"If these improvements in income translated into increased net nutrition and weight gain, then blacks, and especially Southern blacks, should, under the hypothesis, have been particularly susceptible to Type 2 diabetes," Steckel said.
Under the hypothesis, pregnant women living in poverty influence fetal development by sending biological signals that adequate nutrition will be hard to come by in life. When children instead grow up under relatively prosperous conditions, their bodies can't adjust.
"The fetus builds inadequate organs because of the forecast on the part of the mother received from earlier generations that there is going to be a lean world. When the child then becomes obese and stresses these organs, this leads to metabolic syndrome among adults, and then diabetes," he said.
"You have uncoordinated growth. Growth in utero is uncoordinated with your needs as an adult. It has been a disaster for the South."
There is more to the prosperity than just income, which serves as a proxy for all kinds of ways household behavior changed with added wealth. More food was available, and mothers entering the labor market were less likely to monitor children's diet and physical activity. With industrialization came mechanization, which lowered physical effort at work, while at the same time higher incomes reduced the need for such manual labor as chopping wood and farm chores around a home. Health club memberships also are lower in the South than in other parts of the country.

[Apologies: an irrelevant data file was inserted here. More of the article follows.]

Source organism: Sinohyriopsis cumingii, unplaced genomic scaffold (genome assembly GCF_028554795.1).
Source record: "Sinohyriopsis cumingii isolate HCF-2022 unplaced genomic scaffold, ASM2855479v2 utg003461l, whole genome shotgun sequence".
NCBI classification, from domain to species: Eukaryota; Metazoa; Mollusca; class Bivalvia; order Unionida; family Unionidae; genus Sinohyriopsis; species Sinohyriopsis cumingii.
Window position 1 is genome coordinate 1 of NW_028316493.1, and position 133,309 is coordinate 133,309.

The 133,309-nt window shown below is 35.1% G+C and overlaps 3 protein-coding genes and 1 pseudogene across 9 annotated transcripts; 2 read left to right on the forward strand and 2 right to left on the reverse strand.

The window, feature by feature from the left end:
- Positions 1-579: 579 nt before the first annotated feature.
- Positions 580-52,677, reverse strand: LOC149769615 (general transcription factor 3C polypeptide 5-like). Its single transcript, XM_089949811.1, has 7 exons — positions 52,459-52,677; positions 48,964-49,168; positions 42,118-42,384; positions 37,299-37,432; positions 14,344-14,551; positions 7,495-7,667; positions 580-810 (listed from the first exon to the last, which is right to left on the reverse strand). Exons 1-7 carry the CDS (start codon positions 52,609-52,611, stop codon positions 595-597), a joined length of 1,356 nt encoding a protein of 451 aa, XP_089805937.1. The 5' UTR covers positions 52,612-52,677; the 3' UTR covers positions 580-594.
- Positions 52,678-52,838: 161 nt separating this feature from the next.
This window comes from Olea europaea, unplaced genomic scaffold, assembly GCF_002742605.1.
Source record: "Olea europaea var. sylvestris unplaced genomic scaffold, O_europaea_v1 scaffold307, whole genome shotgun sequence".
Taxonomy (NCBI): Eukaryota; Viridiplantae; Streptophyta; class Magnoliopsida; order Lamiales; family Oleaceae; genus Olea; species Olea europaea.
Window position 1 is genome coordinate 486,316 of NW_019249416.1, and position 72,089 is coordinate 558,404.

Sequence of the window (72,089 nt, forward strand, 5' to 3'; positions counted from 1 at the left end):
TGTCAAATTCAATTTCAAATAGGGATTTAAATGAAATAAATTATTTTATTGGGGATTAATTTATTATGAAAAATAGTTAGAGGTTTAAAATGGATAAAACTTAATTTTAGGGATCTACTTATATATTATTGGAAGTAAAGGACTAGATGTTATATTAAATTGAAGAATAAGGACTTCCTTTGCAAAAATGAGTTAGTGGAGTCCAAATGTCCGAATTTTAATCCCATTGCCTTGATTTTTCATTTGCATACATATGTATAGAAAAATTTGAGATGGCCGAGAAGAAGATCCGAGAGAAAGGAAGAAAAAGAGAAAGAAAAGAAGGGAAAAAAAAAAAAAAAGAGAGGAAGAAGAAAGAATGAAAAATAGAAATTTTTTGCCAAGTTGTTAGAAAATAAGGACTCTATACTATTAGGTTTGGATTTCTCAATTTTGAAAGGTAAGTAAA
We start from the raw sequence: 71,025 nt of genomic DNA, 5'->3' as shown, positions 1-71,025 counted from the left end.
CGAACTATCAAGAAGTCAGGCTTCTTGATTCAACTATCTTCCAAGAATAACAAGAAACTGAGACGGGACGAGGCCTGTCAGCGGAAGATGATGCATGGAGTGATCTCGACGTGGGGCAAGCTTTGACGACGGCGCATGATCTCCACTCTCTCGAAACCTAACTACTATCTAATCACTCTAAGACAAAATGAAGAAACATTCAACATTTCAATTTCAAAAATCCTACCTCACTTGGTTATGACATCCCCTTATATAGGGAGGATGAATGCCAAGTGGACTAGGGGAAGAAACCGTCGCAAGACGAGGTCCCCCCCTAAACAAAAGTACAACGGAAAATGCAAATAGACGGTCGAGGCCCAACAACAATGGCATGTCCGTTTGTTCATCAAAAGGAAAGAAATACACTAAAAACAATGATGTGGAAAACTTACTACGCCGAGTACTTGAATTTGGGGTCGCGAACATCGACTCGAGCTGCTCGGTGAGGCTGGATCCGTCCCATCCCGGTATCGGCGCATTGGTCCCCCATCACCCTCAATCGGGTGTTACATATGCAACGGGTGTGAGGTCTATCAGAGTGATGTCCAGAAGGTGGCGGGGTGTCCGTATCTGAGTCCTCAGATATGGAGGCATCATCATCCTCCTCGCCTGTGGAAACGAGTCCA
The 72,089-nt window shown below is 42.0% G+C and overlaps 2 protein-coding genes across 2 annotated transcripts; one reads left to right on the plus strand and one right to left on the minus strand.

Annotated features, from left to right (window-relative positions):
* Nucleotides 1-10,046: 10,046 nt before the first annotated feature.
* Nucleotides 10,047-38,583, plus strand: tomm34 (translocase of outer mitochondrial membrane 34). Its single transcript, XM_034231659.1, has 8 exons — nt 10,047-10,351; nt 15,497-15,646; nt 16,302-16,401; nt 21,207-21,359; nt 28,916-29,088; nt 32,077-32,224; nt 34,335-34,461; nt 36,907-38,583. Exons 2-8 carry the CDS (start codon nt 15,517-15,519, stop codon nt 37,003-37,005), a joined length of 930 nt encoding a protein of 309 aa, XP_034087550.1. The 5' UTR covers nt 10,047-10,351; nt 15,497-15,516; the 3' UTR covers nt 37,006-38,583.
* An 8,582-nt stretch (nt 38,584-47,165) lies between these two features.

"This article does not contradict studies that show proximate causes of diabetes. I'm just trying to back up behind those proximate causes and say this is the underlying mechanism: a socioeconomic revolution, a nutrition revolution and a 'derevolution' of exercise and work," Steckel said.
This is why socioeconomic data could be useful during a physical exam, he said, in a way that could mak
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Ohio State University